My office is situated right next to a Jewish cemetery. A coworker, noticing the yarmulke on my head, asked me why he sometimes sees stones placed on some of the gravestones. I told him that as far as I know the reason is to show respect for the deceased by showing that someone was there visiting the grave, but I'm wondering if there's a better or deeper reason. I've asked a few locals including the rabbi of my shul, but I have yet to find a good answer.
A less poetic but more probable explanation than the one SimchasTorah linked to...
Dates back to when grave markers were cairns, which is the biblical meaning of the word "matzeivah" (before we shifted it to mean tombstone). A cairn is a pile of stone. With rain and wind, the pile would shrink. So, out of respect for the deceased, so they not be forgotten, visitors would enlarge the pile of stones by adding to it.
From the Be'er Heiteiv, Orach Chaim 224:8:
מה שתולשין עשב או צרור ומשימין על מצבה אינו אלא משום כבוד המת להראות שהוא היה על קברו
That people pick grass or a stone and place it on the grave marker is simply [to accord] honor to the deceased; to show that one has been present at the grave.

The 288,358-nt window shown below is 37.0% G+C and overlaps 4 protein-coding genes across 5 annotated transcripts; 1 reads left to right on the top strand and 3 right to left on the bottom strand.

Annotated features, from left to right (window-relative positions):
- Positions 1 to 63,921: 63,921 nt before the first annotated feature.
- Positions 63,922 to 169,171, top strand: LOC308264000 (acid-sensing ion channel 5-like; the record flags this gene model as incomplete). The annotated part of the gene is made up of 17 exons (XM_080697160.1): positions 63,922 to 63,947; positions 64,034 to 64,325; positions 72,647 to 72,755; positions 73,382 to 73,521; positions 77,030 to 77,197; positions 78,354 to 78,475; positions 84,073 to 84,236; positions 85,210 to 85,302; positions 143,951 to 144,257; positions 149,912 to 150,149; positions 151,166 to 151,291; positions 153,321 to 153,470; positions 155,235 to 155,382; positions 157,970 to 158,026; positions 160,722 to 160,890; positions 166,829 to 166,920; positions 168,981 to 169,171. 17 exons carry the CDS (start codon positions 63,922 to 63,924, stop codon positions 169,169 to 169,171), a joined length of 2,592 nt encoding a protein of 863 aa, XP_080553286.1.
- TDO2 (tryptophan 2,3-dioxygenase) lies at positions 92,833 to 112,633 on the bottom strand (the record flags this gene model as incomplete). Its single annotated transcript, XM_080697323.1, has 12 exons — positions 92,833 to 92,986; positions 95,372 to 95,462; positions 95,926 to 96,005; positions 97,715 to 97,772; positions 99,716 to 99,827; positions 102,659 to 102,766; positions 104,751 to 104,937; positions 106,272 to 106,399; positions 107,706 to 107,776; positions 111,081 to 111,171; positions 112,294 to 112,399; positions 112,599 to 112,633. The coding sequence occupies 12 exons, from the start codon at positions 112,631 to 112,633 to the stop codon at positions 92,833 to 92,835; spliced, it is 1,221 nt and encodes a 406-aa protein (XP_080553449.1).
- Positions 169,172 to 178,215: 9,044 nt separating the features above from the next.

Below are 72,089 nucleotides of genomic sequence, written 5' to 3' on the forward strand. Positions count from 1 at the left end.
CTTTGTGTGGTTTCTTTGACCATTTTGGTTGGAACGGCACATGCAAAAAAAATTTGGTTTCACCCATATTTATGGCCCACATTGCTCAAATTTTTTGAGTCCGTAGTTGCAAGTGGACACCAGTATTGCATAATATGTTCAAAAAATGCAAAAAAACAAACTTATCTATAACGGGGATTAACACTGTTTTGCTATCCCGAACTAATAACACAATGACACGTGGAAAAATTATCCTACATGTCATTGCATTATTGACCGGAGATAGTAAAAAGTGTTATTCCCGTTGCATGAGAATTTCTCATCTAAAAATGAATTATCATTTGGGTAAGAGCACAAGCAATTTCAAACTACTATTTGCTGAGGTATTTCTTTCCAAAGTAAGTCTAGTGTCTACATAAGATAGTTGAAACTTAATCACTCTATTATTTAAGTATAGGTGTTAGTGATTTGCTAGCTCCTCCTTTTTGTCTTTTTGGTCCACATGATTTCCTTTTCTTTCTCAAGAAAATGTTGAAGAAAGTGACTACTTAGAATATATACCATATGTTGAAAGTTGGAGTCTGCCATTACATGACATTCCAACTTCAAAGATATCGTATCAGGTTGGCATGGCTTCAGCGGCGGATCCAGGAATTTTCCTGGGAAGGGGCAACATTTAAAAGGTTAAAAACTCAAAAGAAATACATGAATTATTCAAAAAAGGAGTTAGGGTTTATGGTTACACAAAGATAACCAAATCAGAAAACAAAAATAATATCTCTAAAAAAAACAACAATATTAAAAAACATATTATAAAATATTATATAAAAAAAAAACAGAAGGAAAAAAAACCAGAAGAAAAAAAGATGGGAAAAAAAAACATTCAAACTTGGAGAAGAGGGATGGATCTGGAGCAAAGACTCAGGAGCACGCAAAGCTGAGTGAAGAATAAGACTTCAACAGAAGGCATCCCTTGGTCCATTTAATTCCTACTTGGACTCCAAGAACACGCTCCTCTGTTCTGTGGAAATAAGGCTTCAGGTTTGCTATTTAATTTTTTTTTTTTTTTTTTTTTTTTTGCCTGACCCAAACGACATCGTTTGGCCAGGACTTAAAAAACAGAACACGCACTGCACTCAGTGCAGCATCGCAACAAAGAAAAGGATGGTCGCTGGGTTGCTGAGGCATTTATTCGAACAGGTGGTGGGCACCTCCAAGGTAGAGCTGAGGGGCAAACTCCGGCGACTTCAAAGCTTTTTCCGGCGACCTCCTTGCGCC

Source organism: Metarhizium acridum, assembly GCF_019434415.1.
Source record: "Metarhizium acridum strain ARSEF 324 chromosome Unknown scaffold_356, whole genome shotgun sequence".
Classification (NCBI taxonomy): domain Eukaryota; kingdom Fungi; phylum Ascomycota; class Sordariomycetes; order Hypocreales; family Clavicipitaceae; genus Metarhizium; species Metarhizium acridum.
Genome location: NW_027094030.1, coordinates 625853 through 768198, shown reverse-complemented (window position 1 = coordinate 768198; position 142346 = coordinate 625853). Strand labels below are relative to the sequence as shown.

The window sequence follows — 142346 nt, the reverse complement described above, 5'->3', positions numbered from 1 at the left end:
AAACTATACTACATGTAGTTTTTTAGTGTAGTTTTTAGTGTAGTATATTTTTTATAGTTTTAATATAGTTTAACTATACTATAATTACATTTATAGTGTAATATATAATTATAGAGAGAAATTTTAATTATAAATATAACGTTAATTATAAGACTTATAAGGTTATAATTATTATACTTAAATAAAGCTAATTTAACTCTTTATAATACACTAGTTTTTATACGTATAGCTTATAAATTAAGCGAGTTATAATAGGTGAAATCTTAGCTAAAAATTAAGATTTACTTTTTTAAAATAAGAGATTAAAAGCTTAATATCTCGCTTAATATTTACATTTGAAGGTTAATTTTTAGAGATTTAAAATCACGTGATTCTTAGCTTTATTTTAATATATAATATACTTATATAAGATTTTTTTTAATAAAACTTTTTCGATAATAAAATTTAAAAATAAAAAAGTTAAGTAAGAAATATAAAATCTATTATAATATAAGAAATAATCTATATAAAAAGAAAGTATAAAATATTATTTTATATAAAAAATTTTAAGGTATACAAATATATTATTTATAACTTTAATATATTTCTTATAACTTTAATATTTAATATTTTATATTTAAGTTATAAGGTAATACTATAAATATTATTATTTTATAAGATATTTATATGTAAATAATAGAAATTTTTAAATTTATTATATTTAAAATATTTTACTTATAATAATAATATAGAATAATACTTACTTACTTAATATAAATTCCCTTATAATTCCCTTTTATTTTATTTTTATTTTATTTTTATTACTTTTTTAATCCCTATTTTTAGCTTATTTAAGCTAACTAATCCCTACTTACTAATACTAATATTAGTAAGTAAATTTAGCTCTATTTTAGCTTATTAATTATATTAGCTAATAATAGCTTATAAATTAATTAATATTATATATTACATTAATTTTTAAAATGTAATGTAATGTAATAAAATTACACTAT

Quoted in the "laws" section of the OU/Artscroll Siddur for the House of Mourning.
I heard this morning from Rabbi Shmuel Tendler Shlita - Rabbi of Sons of Israel in Lakewood, that the word Even is an acronym for Av, Ben, Neked or alternatively Eim, Bas, Nekda. That is why we place a stone as we are saying we are a continuation of you. (This only explains why one would place on the grave of a parent or grandparent)
While not written from a Halachic perspective, the website of a Jewish cemetery organization in Woburn, Ma, USA, includes a story of a personal visit to family graves which includes the explanation of the old custom of building cairns as the roots of the modern tradition of leaving a stone; the cemetery even provides a basket of stones for those who have not brought their own.